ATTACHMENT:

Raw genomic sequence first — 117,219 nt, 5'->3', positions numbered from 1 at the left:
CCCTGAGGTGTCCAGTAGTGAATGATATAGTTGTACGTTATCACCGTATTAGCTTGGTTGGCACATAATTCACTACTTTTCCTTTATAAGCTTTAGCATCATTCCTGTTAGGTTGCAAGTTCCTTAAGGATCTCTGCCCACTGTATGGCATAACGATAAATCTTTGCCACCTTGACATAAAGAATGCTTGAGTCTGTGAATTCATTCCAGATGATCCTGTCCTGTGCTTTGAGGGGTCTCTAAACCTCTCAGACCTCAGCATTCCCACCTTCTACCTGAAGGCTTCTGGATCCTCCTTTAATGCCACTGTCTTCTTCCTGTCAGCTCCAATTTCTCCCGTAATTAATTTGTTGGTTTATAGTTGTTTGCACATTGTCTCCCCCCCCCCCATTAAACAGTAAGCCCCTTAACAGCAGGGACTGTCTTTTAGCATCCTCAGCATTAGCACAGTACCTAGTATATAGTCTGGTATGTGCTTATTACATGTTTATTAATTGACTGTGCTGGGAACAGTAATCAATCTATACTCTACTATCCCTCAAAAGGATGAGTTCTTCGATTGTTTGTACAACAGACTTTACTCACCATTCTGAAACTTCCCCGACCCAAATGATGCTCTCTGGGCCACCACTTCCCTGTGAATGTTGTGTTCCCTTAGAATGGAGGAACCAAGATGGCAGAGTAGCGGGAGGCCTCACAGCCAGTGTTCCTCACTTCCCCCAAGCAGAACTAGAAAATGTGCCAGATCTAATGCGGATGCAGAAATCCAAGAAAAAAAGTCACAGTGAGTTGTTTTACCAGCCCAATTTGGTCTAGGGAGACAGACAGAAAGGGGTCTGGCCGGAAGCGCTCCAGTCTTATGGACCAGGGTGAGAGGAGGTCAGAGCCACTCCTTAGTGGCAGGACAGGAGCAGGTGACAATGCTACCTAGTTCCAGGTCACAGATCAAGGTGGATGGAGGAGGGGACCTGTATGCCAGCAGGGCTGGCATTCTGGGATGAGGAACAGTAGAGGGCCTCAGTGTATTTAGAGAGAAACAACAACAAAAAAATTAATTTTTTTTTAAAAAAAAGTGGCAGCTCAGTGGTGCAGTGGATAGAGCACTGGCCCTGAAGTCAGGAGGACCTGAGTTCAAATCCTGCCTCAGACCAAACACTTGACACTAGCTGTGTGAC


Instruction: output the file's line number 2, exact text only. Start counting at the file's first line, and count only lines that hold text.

CCCTGAGGTGTCCAGTAGTGAATGATATAGTTGTACGTTATCACCGTATTAGCTTGGTTGGCACATAATTCACTACTTTTCCTTTATAAGCTTTAGCATCATTCCTGTTAGGTTGCAAGTTCCTTAAGGATCTCTGCCCACTGTATGGCATAACGATAAATCTTTGCCACCTTGACATAAAGAATGCTTGAGTCTGTGAATTCATTCCAGATGATCCTGTCCTGTGCTTTGAGGGGTCTCTAAACCTCTCAGACCTCAGCATTCCCACCTTCTACCTGAAGGCTTCTGGATCCTCCTTTAATGCCACTGTCTTCTTCCTGTCAGCTCCAATTTCTCCCGTAATTAATTTGTTGGTTTATAGTTGTTTGCACATTGTCTCCCCCCCCCCCATTAAACAGTAAGCCCCTTAACAGCAGGGACTGTCTTTTAGCATCCTCAGCATTAGCACAGTACCTAGTATATAGTCTGGTATGTGCTTATTACATGTTTATTAATTGACTGTGCTGGGAACAGTAATCAATCTATACTCTACTATCCCTCAAAAGGATGAGTTCTTCGATTGTTTGTACAACAGACTTTACTCACCATTCTGAAACTTCCCCGACCCAAATGATGCTCTCTGGGCCACCACTTCCCTGTGAATGTTGTGTTCCCTTAGAATGGAGGAACCAAGATGGCAGAGTAGCGGGAGGCCTCACAGCCAGTGTTCCTCACTTCCCCCAAGCAGAACTAGAAAATGTGCCAGATCTAATGCGGATGCAGAAATCCAAGAAAAAAAGTCACAGTGAGTTGTTTTACCAGCCCAATTTGGTCTAGGGAGACAGACAGAAAGGGGTCTGGCCGGAAGCGCTCCAGTCTTATGGACCAGGGTGAGAGGAGGTCAGAGCCACTCCTTAGTGGCAGGACAGGAGCAGGTGACAATGCTACCTAGTTCCAGGTCACAGATCAAGGTGGATGGAGGAGGGGACCTGTATGCCAGCAGGGCTGGCATTCTGGGATGAGGAACAGTAGAGGGCCTCAGTGTATTTAGAGAGAAACAACAACAAAAAAATTAATTTTTTTTTAAAAAAAAGTGGCAGCTCAGTGGTGCAGTGGATAGAGCACTGGCCCTGAAGTCAGGAGGACCTGAGTTCAAATCCTGCCTCAGACCAAACACTTGACACTAGCTGTGTGAC